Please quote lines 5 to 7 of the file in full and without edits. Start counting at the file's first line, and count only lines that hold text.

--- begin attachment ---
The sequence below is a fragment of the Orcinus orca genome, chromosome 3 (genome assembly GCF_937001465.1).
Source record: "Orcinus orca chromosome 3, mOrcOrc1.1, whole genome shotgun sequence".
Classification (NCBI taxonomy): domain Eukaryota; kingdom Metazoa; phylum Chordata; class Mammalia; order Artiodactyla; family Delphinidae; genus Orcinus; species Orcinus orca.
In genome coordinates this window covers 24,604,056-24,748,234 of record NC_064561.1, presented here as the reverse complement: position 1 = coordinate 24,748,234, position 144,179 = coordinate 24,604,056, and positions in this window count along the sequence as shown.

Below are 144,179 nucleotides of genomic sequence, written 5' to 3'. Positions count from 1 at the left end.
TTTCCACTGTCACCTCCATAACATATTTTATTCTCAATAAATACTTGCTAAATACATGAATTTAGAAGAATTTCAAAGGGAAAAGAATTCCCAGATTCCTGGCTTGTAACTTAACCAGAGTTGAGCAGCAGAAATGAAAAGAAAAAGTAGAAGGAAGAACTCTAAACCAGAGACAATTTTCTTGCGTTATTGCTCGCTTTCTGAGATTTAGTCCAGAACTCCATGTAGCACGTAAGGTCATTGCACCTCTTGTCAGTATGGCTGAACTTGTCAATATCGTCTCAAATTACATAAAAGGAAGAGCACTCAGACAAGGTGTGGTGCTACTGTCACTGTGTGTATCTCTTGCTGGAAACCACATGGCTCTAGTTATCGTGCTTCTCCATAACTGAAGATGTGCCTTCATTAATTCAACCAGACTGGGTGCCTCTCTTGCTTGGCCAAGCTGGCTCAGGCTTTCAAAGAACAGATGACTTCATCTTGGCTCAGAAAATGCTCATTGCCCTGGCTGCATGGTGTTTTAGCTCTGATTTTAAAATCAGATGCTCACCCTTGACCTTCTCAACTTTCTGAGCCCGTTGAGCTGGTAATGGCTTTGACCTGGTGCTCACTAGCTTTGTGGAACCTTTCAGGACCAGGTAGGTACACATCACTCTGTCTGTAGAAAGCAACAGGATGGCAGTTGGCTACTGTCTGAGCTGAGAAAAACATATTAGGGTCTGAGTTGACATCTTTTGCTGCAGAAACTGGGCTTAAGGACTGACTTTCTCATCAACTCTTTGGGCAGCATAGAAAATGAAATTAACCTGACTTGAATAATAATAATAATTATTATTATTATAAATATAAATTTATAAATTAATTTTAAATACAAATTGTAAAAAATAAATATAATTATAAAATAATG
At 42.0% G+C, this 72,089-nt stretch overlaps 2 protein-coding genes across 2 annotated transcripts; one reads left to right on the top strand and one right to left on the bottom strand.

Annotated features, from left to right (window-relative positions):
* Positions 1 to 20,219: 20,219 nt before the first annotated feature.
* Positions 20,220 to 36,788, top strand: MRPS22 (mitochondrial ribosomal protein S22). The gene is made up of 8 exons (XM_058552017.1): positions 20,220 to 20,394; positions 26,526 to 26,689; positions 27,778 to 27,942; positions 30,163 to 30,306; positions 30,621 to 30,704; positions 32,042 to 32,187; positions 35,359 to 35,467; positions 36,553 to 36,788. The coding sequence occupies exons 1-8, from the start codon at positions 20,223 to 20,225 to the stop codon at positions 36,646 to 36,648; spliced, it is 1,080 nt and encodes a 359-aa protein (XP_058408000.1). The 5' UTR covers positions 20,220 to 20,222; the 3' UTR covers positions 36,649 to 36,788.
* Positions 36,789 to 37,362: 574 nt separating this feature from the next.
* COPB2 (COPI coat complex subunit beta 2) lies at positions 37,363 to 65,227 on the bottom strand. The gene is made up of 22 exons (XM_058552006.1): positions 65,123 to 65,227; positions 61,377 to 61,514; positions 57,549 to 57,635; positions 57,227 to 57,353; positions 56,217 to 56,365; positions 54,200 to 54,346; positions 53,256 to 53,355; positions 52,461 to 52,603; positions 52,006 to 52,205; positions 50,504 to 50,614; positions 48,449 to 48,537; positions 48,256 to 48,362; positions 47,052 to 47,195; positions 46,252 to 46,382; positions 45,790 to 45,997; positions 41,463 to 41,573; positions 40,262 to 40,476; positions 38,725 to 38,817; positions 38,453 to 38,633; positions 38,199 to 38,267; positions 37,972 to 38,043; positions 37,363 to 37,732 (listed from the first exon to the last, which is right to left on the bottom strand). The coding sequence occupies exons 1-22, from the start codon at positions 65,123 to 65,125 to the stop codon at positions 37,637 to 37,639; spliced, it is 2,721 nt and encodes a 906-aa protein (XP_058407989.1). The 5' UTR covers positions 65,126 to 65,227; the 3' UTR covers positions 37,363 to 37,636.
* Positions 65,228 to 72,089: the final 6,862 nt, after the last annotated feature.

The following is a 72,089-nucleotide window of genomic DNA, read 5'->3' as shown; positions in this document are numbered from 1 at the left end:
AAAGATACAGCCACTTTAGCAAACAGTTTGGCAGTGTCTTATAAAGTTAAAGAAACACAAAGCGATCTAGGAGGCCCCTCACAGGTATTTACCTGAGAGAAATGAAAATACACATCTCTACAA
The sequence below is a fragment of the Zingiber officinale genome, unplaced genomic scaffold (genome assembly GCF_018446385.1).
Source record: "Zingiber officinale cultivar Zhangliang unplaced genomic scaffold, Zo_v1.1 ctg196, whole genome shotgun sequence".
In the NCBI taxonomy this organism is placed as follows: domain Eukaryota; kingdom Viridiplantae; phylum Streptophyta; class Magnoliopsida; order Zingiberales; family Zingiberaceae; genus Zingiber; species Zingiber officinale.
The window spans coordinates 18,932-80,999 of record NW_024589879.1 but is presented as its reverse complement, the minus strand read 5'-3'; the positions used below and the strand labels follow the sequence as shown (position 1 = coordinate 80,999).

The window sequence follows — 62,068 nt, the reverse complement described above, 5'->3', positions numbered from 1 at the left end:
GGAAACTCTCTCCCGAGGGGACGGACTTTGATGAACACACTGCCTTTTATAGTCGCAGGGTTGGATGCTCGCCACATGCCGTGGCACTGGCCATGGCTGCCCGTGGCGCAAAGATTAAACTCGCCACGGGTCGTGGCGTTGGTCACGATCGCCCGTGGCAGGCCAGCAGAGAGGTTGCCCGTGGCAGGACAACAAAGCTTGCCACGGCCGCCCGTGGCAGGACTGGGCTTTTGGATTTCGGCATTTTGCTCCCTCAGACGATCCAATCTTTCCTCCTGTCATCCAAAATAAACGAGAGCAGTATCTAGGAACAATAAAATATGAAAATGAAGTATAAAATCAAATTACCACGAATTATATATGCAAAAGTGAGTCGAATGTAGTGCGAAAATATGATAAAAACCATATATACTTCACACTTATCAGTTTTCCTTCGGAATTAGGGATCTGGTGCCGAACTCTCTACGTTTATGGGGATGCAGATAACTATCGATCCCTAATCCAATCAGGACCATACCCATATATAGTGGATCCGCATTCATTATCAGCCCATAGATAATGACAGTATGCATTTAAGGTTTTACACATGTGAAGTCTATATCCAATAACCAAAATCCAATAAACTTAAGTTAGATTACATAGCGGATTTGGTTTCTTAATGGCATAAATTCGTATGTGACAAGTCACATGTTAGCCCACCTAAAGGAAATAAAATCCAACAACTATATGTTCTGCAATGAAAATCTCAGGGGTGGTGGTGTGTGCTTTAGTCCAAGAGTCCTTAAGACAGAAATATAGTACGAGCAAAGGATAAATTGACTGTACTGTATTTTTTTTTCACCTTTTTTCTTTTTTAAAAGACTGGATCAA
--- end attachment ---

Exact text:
Below are 144,179 nucleotides of genomic sequence, written 5' to 3'. Positions count from 1 at the left end.
TTTCCACTGTCACCTCCATAACATATTTTATTCTCAATAAATACTTGCTAAATACATGAATTTAGAAGAATTTCAAAGGGAAAAGAATTCCCAGATTCCTGGCTTGTAACTTAACCAGAGTTGAGCAGCAGAAATGAAAAGAAAAAGTAGAAGGAAGAACTCTAAACCAGAGACAATTTTCTTGCGTTATTGCTCGCTTTCTGAGATTTAGTCCAGAACTCCATGTAGCACGTAAGGTCATTGCACCTCTTGTCAGTATGGCTGAACTTGTCAATATCGTCTCAAATTACATAAAAGGAAGAGCACTCAGACAAGGTGTGGTGCTACTGTCACTGTGTGTATCTCTTGCTGGAAACCACATGGCTCTAGTTATCGTGCTTCTCCATAACTGAAGATGTGCCTTCATTAATTCAACCAGACTGGGTGCCTCTCTTGCTTGGCCAAGCTGGCTCAGGCTTTCAAAGAACAGATGACTTCATCTTGGCTCAGAAAATGCTCATTGCCCTGGCTGCATGGTGTTTTAGCTCTGATTTTAAAATCAGATGCTCACCCTTGACCTTCTCAACTTTCTGAGCCCGTTGAGCTGGTAATGGCTTTGACCTGGTGCTCACTAGCTTTGTGGAACCTTTCAGGACCAGGTAGGTACACATCACTCTGTCTGTAGAAAGCAACAGGATGGCAGTTGGCTACTGTCTGAGCTGAGAAAAACATATTAGGGTCTGAGTTGACATCTTTTGCTGCAGAAACTGGGCTTAAGGACTGACTTTCTCATCAACTCTTTGGGCAGCATAGAAAATGAAATTAACCTGACTTGAATAATAATAATAATTATTATTATTATAAATATAAATTTATAAATTAATTTTAAATACAAATTGTAAAAAATAAATATAATTATAAAATAATG
At 42.0% G+C, this 72,089-nt stretch overlaps 2 protein-coding genes across 2 annotated transcripts; one reads left to right on the top strand and one right to left on the bottom strand.